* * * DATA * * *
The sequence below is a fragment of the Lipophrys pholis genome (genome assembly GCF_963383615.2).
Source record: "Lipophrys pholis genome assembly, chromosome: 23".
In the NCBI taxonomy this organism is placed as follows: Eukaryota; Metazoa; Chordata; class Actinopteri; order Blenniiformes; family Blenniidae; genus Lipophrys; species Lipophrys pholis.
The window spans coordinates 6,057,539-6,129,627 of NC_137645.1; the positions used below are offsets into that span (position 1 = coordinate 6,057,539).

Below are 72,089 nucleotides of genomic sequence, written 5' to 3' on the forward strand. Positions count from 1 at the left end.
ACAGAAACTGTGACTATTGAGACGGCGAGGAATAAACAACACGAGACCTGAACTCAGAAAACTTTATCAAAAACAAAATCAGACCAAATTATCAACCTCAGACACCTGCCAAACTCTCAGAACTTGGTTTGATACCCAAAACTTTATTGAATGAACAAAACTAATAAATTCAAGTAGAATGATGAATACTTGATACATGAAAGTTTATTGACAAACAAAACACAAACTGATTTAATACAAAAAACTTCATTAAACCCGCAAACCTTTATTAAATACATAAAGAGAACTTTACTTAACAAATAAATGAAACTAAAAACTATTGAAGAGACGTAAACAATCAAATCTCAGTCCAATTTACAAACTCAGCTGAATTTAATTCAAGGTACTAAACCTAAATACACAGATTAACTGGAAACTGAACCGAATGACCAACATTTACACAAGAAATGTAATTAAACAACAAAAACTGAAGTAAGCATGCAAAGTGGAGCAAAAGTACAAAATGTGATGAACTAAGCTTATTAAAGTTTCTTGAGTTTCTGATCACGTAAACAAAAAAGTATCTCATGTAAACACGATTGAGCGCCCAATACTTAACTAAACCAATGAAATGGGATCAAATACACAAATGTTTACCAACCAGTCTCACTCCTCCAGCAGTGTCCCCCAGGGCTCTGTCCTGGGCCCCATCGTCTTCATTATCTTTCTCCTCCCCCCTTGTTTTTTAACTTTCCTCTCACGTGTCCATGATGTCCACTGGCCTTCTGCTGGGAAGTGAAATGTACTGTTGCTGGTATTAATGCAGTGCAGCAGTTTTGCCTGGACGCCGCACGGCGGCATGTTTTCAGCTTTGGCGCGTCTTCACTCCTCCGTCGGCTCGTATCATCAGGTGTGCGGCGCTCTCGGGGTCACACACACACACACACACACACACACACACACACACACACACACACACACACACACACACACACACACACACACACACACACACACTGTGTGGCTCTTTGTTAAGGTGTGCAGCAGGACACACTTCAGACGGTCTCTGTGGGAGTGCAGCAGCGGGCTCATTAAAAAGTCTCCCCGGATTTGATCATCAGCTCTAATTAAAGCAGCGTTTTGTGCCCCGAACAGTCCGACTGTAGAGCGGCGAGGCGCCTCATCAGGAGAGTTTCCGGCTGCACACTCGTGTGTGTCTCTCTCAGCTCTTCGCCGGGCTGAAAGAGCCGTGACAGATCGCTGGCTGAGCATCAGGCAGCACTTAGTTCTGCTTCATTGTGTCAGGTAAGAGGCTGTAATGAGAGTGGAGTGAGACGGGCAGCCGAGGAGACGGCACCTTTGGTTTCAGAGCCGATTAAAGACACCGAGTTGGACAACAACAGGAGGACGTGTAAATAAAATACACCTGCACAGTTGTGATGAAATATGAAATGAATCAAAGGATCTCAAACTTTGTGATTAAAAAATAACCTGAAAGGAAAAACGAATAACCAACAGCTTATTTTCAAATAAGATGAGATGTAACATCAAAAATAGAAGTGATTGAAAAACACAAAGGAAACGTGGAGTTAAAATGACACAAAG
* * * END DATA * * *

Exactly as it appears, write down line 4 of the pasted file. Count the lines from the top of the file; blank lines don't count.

The window spans coordinates 6,057,539-6,129,627 of NC_137645.1; the positions used below are offsets into that span (position 1 = coordinate 6,057,539).